While Mods and The Who inevitably join together in many fans' minds, the band's ties to modernism, in art and culture, have not received the in-depth attention they deserve. To address these contexts, Mark Blake incorporates many years of interviews with Pete Townshend, John Entwistle and Roger Daltrey, adding material gleaned from multimedia and previous books on the band. As an editor at Qand Mojo magazines, and a biographer of Queen and Pink Floyd, Blake fits in comfortably with rock journalism. He presents in Pretend You're in a War a solid study of the band's birth and growth during the 1960s.

While this narrative momentum is thwarted by the tendency of Townshend to tell one story to one journalist and another to another scribe a few years later, and further complicated by the reticence of Entwistle, the demise of Keith Moon and the determination of Daltrey to get his side of the record straight (all four sometimes seem at odds with other bandmates and witnesses), the members invigorate Blake's account. They were a fractious four who insisted on autonomy even as they combined their talents to make rousing music. Blake offers a readable and accessible consideration of the band's origins, its tensions early on and its struggles as fame took over.

Blake treats the emergence of the band, their early musical ambitions and their early members, especially drummer Doug Sandow, who was edged out before Moon was recruited. The detail here surpasses other treatments I have read, so those less obsessed by history may find the research too meticulous. Fans may argue for its necessity; it exposes The Who's deep London roots.

Townshend's tutelage at Ealing Art School under Gustav Metzger, known for action painting, and Roy Ascott, known for cybermetrics and confrontation, earns welcome inclusion; I wish more had been given over to these impacts on the guitarist's formative years. Townshend embraced a liberating lifestyle along with the music. He plunged into London's swirl of art, books, and films as part of this cultural upheaval. Again, his prescient immersion into home taping and mechanical recording techniques is astonishing, and deserved more depth here; Townshend mastered intricacies of production rapidly.

Despite some production oversight being left to the band's managers, the spirited pair of East End-bred Chris Stamp and Oxbridge-tutored scion and heir to a classical music pedigree, Kit Lambert, Townshend took much of the band's control away from Daltrey. Relegated to the mike, as his confidence grew, Daltrey became a powerful, more nuanced vocalist. This took years, as his wish to guide the band competed against Townshend's technical skills and formidable ego. But Daltrey by decade's end channeled Townshend's lyrical gifts and vulnerable sensibility into his own cocky, strutting and preening presence. The book's title comes from Townshend's attitude when the band, held up as Mod models, took the stage.

While their managers contended, while the guitarist and singer bickered and fought for leadership, so the stoic bassist Entwistle and the manic drummer Moon sought their share of the Who's spotlight. The band ascended quickly into the top ranks, but preceded by The Beatles, The Rolling Stones and The Kinks, The Who had to catch up to talented peers and rivals. The Kinks especially competed with The Who sonically and lyrically from the mid-1960s on, and Blake documents this contest well.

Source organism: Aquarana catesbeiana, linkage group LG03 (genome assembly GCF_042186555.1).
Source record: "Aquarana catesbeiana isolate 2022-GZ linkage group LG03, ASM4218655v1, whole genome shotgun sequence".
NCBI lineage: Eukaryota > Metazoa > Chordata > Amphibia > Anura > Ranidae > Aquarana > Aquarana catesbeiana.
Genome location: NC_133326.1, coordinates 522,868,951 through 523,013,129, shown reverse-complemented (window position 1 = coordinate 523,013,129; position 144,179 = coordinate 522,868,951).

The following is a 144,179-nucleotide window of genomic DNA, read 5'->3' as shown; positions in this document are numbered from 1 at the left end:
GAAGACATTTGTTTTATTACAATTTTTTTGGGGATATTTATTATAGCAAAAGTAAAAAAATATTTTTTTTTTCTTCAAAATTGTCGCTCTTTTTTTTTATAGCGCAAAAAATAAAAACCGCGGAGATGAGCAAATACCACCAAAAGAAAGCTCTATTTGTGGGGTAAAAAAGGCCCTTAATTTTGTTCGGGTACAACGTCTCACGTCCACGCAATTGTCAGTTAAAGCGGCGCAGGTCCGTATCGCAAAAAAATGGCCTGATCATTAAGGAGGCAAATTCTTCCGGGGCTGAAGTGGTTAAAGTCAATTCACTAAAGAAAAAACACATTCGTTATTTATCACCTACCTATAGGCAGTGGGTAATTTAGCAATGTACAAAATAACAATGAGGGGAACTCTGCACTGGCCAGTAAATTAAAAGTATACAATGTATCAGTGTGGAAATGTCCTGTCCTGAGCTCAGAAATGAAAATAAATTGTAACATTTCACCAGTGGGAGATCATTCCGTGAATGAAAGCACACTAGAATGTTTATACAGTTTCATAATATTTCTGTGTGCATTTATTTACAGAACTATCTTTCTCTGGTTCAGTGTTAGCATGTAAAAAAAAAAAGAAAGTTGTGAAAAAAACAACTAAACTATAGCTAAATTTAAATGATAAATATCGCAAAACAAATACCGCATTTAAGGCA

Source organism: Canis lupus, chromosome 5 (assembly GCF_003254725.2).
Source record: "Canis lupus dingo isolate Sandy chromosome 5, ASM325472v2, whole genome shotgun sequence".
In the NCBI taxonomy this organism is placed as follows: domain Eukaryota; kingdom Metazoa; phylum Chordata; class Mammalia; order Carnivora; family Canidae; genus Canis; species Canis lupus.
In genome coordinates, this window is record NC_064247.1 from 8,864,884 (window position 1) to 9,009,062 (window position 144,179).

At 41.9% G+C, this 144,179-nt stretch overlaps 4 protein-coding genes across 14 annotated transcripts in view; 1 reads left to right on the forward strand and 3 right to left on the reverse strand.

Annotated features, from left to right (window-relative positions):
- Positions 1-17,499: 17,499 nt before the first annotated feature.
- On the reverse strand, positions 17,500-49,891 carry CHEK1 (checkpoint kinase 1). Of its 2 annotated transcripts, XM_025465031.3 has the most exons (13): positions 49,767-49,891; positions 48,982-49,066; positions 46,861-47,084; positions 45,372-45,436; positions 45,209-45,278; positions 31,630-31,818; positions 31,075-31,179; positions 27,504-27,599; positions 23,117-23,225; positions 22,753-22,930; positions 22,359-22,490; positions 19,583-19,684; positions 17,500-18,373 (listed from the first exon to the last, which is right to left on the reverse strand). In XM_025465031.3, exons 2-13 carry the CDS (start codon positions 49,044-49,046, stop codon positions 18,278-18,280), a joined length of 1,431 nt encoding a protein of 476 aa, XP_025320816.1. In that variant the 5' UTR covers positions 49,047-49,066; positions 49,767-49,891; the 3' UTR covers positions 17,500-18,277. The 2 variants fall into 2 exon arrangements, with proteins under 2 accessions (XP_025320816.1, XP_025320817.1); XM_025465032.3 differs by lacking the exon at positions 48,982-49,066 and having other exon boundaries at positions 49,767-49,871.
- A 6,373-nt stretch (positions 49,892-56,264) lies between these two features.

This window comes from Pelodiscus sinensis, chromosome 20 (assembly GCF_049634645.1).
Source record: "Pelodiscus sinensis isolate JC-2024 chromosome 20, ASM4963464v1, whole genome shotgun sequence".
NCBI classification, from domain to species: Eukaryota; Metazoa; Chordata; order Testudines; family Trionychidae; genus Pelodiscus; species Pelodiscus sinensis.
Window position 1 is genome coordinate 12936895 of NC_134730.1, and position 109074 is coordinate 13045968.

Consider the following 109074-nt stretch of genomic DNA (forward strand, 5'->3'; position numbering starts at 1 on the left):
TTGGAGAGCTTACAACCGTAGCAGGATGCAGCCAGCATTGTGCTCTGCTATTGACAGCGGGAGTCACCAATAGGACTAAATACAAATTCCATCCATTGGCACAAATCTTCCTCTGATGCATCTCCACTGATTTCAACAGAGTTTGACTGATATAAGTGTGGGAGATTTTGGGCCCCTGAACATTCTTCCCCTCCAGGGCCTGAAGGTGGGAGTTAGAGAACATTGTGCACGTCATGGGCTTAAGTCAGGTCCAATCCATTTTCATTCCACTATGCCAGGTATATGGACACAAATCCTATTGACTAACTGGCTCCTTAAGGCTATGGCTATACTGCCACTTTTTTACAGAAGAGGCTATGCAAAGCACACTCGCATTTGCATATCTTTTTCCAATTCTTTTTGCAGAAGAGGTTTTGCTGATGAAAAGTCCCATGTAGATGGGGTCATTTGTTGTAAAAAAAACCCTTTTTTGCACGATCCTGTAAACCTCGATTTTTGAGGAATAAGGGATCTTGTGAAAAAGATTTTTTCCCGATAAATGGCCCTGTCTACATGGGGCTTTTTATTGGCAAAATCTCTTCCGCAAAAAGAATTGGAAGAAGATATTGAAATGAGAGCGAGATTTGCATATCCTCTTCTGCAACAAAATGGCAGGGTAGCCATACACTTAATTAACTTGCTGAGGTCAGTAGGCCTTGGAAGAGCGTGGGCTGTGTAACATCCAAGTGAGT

The mythic Mod connection was pushed more by management and media, as Townshend longed to speak to his fans from that cohort, but the Mods themselves never lasted very long. "'A powerful, aggressive little army' with its mysterious dress code, music, dances and semiotics" sums up for Blake the unity of The Who and Mods. Yet equally crucial were the art school lessons Townshend learned from modernism.

Mentors such as Ascott, Metzger and Helmut Gorden (the most eccentric of many contenders) merit mention, and Blake notes their suggestions to an eager student. Townshend merged pop art into the classical tastes of Lambert. He integrated Henry Purcell and music-hall into three-minute ditties, often singles, which conveyed in Blake's phrasing "black humour and sexual perversion" as "cameos, essays of human experience."

The "visual gimmick" accidentally invented at Harrow's Railway Hotel (Blake evokes its shabby ambiance well) when Townshend smashed his guitar led to a routine. Moon destroyed his kit, Daltrey lassoed his microphone, Entwistle stood stock still on the side. Townshend loved and hated this. His frustration at rock-star poses led to his own changes, in his lyrics, his music, and then his attire. He chose before decade's end his workmanlike white boiler suit and Doc Martens as onstage fashion, contrasting with his three colorful bandmates.

Moon, under Lambert's sway, found pills, expensive champagne and excess inviting. Entwistle succumbed to drink and drugs, if in a quiet, self-critical manner. His musical talents shone in the band, but not enough compared to the main songwriter. Entwistle longed for his ideas to be accepted more by the band, which under Townshend's dominance roused Daltrey's understandable resistance. Unlike The Beatles circa 1966, one senses The Who did not close ranks out of friendship so much as necessity, when songs had to be constructed and tours had to be endured, to pay the bills that the lavish lifestyles of the band required. Blake leaps from the band members getting by in flats or living with their parents to mansions, driving luxury autos (more than one meeting a quick demise) and indulging in conspicuous consumption with barely any transition. Perhaps the band's entry into the upper ranks of British rock happened that fast.